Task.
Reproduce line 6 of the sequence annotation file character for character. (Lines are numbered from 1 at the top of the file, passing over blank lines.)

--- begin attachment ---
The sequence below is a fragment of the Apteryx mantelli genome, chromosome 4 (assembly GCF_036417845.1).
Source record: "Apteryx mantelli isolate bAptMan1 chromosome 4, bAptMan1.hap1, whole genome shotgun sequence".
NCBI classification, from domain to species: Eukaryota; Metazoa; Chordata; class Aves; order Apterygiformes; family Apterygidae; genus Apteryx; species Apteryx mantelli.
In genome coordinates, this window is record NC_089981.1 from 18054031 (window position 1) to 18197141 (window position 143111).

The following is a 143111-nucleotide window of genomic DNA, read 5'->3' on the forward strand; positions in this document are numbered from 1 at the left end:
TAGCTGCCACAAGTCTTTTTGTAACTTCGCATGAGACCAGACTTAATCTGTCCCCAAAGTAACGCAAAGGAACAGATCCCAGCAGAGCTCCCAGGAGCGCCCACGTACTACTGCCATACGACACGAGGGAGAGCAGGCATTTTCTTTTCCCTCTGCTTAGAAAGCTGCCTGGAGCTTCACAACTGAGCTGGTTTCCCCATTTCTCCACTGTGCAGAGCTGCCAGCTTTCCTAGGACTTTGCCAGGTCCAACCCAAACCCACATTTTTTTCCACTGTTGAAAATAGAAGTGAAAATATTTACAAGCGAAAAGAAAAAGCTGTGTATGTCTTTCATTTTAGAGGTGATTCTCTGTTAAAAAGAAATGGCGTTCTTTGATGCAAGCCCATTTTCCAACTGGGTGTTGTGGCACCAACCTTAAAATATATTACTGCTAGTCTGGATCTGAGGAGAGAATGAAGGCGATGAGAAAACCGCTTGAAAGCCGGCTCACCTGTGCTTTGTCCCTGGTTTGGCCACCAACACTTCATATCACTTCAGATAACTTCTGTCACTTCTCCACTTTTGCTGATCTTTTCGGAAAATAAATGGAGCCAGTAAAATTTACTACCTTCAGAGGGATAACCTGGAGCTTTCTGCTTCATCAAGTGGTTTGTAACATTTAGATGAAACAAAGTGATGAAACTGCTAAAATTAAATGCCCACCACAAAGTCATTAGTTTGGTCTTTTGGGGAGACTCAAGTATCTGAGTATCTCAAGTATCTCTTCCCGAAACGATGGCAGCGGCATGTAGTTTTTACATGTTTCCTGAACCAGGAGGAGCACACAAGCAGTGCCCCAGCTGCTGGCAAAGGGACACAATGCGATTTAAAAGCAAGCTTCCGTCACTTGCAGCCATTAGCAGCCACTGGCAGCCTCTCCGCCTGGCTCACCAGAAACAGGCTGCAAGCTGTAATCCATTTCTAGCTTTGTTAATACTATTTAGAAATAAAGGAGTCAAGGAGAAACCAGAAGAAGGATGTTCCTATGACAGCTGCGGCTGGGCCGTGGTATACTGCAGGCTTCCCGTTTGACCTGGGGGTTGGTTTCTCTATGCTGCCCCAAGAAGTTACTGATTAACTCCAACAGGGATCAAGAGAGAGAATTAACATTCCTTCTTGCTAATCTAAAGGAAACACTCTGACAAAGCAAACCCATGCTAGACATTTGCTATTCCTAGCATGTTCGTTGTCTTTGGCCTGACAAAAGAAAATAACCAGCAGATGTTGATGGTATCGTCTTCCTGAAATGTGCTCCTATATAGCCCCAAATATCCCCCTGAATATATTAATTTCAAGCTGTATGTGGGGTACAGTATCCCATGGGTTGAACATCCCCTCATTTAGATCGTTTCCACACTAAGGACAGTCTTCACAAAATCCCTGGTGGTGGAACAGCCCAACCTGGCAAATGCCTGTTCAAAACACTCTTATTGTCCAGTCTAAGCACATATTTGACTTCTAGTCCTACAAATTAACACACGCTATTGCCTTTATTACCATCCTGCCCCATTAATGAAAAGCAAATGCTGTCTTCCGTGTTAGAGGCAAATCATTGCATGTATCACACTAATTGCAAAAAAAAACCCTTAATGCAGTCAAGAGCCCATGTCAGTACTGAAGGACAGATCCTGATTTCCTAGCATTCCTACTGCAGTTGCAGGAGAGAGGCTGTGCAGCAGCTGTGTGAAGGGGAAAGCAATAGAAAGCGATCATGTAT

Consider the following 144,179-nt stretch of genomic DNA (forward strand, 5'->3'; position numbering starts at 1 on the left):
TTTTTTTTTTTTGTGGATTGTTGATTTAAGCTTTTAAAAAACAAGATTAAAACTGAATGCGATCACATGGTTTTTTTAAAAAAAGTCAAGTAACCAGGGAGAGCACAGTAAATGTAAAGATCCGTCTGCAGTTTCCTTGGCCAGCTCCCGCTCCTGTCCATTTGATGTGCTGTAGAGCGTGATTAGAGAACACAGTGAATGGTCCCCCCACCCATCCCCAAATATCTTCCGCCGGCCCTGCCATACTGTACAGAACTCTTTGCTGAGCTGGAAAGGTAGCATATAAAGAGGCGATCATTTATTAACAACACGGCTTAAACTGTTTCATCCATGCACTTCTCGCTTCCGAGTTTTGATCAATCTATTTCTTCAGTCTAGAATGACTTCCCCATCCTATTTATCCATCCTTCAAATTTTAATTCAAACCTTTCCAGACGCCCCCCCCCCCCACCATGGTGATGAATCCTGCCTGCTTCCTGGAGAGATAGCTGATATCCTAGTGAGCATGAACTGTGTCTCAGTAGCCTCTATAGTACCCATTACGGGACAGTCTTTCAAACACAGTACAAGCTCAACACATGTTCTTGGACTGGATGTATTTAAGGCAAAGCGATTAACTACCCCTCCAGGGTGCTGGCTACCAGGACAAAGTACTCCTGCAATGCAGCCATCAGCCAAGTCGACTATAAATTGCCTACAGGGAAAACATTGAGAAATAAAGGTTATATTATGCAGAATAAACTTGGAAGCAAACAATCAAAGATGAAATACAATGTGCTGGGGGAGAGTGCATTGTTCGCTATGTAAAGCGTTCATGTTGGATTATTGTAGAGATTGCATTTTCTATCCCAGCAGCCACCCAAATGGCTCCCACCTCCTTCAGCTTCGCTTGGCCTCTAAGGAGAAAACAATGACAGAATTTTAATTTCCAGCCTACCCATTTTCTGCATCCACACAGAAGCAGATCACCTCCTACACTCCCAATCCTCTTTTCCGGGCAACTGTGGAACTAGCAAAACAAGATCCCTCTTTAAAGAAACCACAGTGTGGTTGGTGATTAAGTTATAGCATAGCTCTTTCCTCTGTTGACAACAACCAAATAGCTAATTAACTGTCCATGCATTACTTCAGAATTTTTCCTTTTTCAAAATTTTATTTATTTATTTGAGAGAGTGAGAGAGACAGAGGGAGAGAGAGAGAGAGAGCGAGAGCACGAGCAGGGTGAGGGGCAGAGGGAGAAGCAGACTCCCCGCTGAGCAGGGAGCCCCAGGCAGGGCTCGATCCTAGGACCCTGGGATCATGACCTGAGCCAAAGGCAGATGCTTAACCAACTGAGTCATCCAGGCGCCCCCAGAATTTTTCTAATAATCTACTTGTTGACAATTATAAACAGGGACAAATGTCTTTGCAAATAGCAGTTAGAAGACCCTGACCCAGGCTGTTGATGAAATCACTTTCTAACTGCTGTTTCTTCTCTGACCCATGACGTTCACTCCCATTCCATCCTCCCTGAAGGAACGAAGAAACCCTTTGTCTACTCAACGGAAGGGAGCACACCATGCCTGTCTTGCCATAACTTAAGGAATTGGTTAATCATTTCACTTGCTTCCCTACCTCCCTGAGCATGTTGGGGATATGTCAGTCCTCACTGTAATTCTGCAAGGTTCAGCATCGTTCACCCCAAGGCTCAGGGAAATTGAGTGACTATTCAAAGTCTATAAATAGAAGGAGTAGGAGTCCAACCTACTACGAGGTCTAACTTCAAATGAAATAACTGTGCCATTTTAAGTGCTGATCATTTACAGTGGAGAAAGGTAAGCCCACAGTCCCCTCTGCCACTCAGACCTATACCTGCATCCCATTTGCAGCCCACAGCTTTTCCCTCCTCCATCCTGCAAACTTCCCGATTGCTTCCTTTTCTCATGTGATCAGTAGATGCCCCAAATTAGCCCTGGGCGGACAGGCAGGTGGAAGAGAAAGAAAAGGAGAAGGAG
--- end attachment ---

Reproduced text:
TAGCTGCCACAAGTCTTTTTGTAACTTCGCATGAGACCAGACTTAATCTGTCCCCAAAGTAACGCAAAGGAACAGATCCCAGCAGAGCTCCCAGGAGCGCCCACGTACTACTGCCATACGACACGAGGGAGAGCAGGCATTTTCTTTTCCCTCTGCTTAGAAAGCTGCCTGGAGCTTCACAACTGAGCTGGTTTCCCCATTTCTCCACTGTGCAGAGCTGCCAGCTTTCCTAGGACTTTGCCAGGTCCAACCCAAACCCACATTTTTTTCCACTGTTGAAAATAGAAGTGAAAATATTTACAAGCGAAAAGAAAAAGCTGTGTATGTCTTTCATTTTAGAGGTGATTCTCTGTTAAAAAGAAATGGCGTTCTTTGATGCAAGCCCATTTTCCAACTGGGTGTTGTGGCACCAACCTTAAAATATATTACTGCTAGTCTGGATCTGAGGAGAGAATGAAGGCGATGAGAAAACCGCTTGAAAGCCGGCTCACCTGTGCTTTGTCCCTGGTTTGGCCACCAACACTTCATATCACTTCAGATAACTTCTGTCACTTCTCCACTTTTGCTGATCTTTTCGGAAAATAAATGGAGCCAGTAAAATTTACTACCTTCAGAGGGATAACCTGGAGCTTTCTGCTTCATCAAGTGGTTTGTAACATTTAGATGAAACAAAGTGATGAAACTGCTAAAATTAAATGCCCACCACAAAGTCATTAGTTTGGTCTTTTGGGGAGACTCAAGTATCTGAGTATCTCAAGTATCTCTTCCCGAAACGATGGCAGCGGCATGTAGTTTTTACATGTTTCCTGAACCAGGAGGAGCACACAAGCAGTGCCCCAGCTGCTGGCAAAGGGACACAATGCGATTTAAAAGCAAGCTTCCGTCACTTGCAGCCATTAGCAGCCACTGGCAGCCTCTCCGCCTGGCTCACCAGAAACAGGCTGCAAGCTGTAATCCATTTCTAGCTTTGTTAATACTATTTAGAAATAAAGGAGTCAAGGAGAAACCAGAAGAAGGATGTTCCTATGACAGCTGCGGCTGGGCCGTGGTATACTGCAGGCTTCCCGTTTGACCTGGGGGTTGGTTTCTCTATGCTGCCCCAAGAAGTTACTGATTAACTCCAACAGGGATCAAGAGAGAGAATTAACATTCCTTCTTGCTAATCTAAAGGAAACACTCTGACAAAGCAAACCCATGCTAGACATTTGCTATTCCTAGCATGTTCGTTGTCTTTGGCCTGACAAAAGAAAATAACCAGCAGATGTTGATGGTATCGTCTTCCTGAAATGTGCTCCTATATAGCCCCAAATATCCCCCTGAATATATTAATTTCAAGCTGTATGTGGGGTACAGTATCCCATGGGTTGAACATCCCCTCATTTAGATCGTTTCCACACTAAGGACAGTCTTCACAAAATCCCTGGTGGTGGAACAGCCCAACCTGGCAAATGCCTGTTCAAAACACTCTTATTGTCCAGTCTAAGCACATATTTGACTTCTAGTCCTACAAATTAACACACGCTATTGCCTTTATTACCATCCTGCCCCATTAATGAAAAGCAAATGCTGTCTTCCGTGTTAGAGGCAAATCATTGCATGTATCACACTAATTGCAAAAAAAAACCCTTAATGCAGTCAAGAGCCCATGTCAGTACTGAAGGACAGATCCTGATTTCCTAGCATTCCTACTGCAGTTGCAGGAGAGAGGCTGTGCAGCAGCTGTGTGAAGGGGAAAGCAATAGAAAGCGATCATGTAT